The Rise & Fall of Easter Island's Culture

Easter Island - The Statues and Rock Art of Rapa Nui

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The population was exceeding the capacity of its environment. Its blind devotion to religion had depleted Easter Island's resources of wood and rope. It was simply no longer possible to move the Moai statues from the quarry, so the carving gradually ceased. Pollen counts of the giant Palm trees in the crater lake silt beds show that the trees disappeared by about AD 1500. There is also no sign of Mulberry pollen from which rope was made. The extravagant use of resources may have been exacerbated by the El Niño drought documented at this time. Deforestation had become a very real problem. Did these changes render the ruling class impotent, leaving way for a new warring culture, a new regime? The society was in turmoil, and a record of the subsequent European encounters not only chronicles the rapid decline of the Rapa Nui culture, but perhaps also explains it.

easter island
1774 James Cook
In 1722, when the Dutch navigator Roggeveen visited Easter Island on Easter day, he observed that the coastal moai were standing, but his drawings show no coral eyes. The population was an estimated 8000. Fifty-two years later, the population had dropped to an estimated 3000 by the time that Captain James Cook visited Rapa Nui in 1774. He reported that most of the Moai statues were standing, but that there were no trees over 10 feet in height. In 1821, Captain Thomas Raine, sailing out of Australia in the Surrey, noted the complete absence of canoes although many inhabitants swam out to meet the ship, confirming earlier reports of the lack of seaworthy canoes.

But 1862 saw a visit of a different nature. In December of that year, eight Peruvian ships landed and captured some 1000 Easter Islanders, including the king, his son, and the ritual priests. The fact that the priests were taken may indicate that there was no longer any one left to teach the religious customs and conduct their ceremonies. The captured islanders - some 2000 of them - were sold into slavery in Peru. Ninety percent of the Rapanui died within one or two years of capture.
easter island
1722 coastal Moai were standing
easter island
1774 no trees over 10 feet in height
In 1865, the Bishop of Tahiti caused a public outcry and an embarrassed Peru rounded up the few survivors to return them. A shipload headed to Easter Island, but smallpox broke out en route and only 15 reached the island alive. The resulting smallpox epidemic nearly wiped out the remaining population.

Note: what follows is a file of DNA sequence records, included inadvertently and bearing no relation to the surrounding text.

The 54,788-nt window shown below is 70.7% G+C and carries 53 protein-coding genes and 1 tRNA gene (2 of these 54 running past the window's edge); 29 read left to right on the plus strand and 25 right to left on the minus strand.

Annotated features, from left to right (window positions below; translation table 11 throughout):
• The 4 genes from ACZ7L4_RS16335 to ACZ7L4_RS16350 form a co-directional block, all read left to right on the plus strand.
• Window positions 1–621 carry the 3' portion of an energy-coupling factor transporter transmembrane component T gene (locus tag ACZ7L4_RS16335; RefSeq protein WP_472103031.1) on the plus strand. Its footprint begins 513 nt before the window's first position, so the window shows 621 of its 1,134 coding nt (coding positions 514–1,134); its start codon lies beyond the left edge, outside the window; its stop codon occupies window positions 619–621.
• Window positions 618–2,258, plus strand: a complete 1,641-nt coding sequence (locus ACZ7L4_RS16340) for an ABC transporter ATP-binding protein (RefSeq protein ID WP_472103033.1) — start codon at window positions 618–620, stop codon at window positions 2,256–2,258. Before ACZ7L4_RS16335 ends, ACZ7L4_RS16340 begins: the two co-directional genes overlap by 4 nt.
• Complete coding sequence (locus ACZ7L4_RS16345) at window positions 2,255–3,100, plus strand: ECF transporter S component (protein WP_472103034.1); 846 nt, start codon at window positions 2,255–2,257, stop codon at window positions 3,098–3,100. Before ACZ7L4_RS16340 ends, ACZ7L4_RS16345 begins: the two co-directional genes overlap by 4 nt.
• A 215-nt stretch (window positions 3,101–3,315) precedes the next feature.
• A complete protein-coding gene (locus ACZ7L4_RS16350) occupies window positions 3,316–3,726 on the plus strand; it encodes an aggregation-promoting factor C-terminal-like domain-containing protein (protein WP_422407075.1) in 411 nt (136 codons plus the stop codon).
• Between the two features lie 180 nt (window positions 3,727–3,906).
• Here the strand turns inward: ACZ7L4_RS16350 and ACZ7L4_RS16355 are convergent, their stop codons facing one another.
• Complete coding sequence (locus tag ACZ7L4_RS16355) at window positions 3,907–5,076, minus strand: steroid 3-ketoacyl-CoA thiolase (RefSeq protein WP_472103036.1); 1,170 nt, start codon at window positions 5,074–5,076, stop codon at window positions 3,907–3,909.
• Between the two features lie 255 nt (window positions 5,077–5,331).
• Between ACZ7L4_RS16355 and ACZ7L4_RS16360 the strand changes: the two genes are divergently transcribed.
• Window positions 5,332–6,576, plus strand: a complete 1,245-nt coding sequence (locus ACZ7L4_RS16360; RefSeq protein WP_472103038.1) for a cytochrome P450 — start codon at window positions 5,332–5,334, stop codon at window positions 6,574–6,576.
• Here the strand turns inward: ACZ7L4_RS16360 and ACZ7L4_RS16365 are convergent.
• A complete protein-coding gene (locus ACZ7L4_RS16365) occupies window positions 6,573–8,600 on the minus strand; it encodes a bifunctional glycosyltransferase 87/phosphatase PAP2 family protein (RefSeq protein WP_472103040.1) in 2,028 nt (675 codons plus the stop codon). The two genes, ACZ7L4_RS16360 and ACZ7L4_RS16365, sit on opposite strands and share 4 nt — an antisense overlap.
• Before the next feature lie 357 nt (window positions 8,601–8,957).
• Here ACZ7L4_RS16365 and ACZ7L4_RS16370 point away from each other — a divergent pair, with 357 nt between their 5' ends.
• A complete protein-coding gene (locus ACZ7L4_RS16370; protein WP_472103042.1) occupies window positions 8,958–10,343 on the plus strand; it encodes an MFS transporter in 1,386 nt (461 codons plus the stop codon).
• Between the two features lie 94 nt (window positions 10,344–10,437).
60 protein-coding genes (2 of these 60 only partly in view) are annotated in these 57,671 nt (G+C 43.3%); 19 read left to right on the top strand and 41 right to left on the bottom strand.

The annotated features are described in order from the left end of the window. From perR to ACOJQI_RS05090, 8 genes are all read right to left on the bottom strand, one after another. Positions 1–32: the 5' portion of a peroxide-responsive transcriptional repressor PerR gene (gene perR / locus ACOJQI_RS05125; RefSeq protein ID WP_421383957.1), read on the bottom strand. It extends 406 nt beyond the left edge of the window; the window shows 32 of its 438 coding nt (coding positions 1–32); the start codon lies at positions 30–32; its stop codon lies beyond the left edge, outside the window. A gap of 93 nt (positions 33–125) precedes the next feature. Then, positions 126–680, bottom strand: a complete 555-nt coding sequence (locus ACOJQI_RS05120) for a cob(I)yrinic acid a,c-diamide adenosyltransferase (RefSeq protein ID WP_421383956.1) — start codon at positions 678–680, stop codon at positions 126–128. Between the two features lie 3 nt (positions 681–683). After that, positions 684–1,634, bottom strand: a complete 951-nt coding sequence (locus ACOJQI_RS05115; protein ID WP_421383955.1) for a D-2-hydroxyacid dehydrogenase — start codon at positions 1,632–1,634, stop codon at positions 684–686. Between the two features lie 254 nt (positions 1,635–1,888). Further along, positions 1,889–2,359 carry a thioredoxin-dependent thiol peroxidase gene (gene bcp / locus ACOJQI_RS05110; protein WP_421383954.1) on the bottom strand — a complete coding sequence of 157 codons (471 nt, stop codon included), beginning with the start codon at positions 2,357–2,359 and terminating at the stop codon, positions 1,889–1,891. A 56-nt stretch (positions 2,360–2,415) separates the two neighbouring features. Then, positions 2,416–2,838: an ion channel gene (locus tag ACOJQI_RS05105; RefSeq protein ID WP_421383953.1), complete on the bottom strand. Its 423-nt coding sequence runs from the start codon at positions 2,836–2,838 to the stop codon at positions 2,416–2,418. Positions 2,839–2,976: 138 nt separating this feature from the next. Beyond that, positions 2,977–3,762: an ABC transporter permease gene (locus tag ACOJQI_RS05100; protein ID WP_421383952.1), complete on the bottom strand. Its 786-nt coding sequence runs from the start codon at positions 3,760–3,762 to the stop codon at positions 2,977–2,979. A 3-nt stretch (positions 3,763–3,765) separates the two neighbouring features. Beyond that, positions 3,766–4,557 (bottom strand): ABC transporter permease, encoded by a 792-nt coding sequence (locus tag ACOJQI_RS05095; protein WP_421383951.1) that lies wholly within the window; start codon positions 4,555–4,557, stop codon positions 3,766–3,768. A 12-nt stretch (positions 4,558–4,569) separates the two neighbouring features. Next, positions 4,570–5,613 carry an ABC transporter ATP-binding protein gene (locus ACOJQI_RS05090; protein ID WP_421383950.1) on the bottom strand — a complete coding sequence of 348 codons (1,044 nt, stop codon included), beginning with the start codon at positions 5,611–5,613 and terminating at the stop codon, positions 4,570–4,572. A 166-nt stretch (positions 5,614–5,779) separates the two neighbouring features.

1868 saw the entire social order of Easter Island collapse, there were no more standing Moai statues on the ahu. In 1877, only 110 impoverished and disheartened inhabitants remained. In 1890, islanders were given the option of moving to Tahiti to work in the plantations. Some 300 Rapanui went willingly, as life on the island had become miserable.

Conclusion by Dr Georgia Lee

Dr Georgia Lee
Stories concerning the collapse of past civilizations due to the overuse of natural resources and overpopulation are well-known. From the early civilizations in the 'fertile crescent' of the Near East to small island nations, history tells us how man has trashed his land and, in most cases, left for greener pastures when desert replaced cropland and orchards.

But on Easter Island, once the trees were cut down, the islanders no longer could build a canoe and sail onward, looking for another island in the sea. They were trapped in a degraded environment, and then further impacted by European explorers who brought disease and, in many cases, outright death.

Easter island is so small that it can be seen in its entirety from its highest mountain; whomever cut down the last tree on the island had to know that it WAS the last tree. But he cut it down anyway.

The history of Rapa Nui was played out on a small island and it serves well as a metaphor for our earth today. It is hard to comprehend a mentality that ignores such things as bulldozing  rainforests in the Amazon - for short-term gain, and seas that are being over-harvested. Mankind has learned very little from the past. The island called Easter has become a metaphor for our time. Only by understanding the past and altering present behavior can "earth island" avoid the dreadful fate of Rapa Nui.

Easter Island Introduction
Sentinels in Stone - Rise & Fall of Easter Island's Culture | Page | 1 | 2 | 3 |
The Rock Art of Easter Island
The Birdman Cult / Motif of Easter Island
Sea & Marine Creatures in Easter Island Rock Art
Designs & Motifs of Easter Island's Rock Petroglyph Carvings
Dr Georgia Lee - Publications on Easter Island
Moai Location Map & Islanders
Contemporary Easter Island Art
Easter Island Glossary
Easter Island Conclusion

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